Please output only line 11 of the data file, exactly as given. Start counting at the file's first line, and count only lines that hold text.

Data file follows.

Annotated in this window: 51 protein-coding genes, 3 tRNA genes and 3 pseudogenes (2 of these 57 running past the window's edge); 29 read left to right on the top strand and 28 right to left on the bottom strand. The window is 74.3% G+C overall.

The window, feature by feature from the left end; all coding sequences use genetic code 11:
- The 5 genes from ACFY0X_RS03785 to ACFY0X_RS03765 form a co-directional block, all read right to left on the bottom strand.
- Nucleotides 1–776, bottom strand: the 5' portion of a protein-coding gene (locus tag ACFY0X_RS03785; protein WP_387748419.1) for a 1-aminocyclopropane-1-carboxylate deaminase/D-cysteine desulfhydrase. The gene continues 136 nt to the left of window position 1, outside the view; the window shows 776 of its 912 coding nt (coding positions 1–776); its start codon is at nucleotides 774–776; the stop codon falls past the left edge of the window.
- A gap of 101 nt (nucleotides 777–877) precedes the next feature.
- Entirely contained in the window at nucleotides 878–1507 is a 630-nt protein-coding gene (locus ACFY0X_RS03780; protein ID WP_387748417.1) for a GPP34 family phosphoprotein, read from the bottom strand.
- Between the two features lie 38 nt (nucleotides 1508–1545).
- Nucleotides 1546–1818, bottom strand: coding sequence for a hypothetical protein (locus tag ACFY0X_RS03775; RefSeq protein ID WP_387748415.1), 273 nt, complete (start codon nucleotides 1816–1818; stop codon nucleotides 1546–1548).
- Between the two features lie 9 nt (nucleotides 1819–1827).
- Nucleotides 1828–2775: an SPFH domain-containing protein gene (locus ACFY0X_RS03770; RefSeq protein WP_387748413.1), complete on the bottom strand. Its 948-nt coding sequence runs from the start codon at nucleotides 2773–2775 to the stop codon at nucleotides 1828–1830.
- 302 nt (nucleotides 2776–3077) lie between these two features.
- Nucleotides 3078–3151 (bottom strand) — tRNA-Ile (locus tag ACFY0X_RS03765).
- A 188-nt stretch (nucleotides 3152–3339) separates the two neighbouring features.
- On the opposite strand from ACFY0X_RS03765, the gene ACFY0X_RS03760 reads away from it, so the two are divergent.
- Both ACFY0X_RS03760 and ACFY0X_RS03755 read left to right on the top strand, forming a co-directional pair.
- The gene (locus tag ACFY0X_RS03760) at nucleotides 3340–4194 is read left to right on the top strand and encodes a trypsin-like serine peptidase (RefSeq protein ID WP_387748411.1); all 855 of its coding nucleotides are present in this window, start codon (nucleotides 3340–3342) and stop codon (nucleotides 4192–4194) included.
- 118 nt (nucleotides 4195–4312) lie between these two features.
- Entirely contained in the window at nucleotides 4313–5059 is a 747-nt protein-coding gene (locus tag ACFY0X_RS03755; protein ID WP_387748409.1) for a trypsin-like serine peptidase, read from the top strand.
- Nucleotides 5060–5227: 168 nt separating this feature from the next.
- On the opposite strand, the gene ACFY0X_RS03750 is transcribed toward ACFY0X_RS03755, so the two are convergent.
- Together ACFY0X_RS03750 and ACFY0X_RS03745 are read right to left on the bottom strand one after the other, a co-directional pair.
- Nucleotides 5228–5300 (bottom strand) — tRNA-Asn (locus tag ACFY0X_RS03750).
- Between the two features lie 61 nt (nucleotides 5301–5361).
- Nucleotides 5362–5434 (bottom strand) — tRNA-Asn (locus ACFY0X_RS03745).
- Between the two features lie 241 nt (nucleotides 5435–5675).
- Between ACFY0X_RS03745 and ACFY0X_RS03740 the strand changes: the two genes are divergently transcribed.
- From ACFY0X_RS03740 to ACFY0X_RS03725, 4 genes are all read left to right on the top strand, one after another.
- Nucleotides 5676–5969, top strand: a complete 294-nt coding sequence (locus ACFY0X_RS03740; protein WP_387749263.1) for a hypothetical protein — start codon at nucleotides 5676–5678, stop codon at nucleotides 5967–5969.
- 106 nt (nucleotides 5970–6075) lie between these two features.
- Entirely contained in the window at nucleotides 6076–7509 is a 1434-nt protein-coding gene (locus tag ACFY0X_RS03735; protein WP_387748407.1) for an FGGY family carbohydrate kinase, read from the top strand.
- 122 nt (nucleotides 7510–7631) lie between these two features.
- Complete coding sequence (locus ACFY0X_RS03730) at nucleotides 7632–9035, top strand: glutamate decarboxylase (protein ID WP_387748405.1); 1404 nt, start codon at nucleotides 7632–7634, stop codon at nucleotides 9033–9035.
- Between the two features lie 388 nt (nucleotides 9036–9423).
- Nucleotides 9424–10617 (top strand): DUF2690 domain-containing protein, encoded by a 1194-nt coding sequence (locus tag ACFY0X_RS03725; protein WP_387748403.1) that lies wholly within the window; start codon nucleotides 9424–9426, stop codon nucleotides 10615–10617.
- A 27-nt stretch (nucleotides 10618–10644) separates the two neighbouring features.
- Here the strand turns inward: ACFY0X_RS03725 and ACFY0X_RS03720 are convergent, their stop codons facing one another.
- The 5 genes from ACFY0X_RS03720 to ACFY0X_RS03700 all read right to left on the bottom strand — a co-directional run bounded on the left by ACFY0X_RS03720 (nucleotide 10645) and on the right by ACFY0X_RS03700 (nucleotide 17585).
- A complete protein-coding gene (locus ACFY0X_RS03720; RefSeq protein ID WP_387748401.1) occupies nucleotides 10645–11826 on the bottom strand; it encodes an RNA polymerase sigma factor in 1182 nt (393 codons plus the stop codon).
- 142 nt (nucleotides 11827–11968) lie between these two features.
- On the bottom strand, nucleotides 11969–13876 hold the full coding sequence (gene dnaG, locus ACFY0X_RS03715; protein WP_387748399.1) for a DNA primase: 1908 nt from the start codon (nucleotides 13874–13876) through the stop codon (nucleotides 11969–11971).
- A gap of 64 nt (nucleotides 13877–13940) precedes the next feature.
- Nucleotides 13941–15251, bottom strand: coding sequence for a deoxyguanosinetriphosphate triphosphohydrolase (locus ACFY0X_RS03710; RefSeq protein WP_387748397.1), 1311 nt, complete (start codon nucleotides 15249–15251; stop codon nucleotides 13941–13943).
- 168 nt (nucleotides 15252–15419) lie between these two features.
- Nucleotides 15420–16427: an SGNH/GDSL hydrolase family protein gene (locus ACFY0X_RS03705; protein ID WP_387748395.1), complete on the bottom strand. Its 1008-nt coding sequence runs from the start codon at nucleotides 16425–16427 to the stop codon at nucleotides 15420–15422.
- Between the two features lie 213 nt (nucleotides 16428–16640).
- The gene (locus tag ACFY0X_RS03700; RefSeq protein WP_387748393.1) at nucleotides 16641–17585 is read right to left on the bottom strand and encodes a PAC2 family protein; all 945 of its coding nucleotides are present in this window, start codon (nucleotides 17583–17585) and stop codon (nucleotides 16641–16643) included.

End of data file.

- 302 nt (nucleotides 2776–3077) lie between these two features.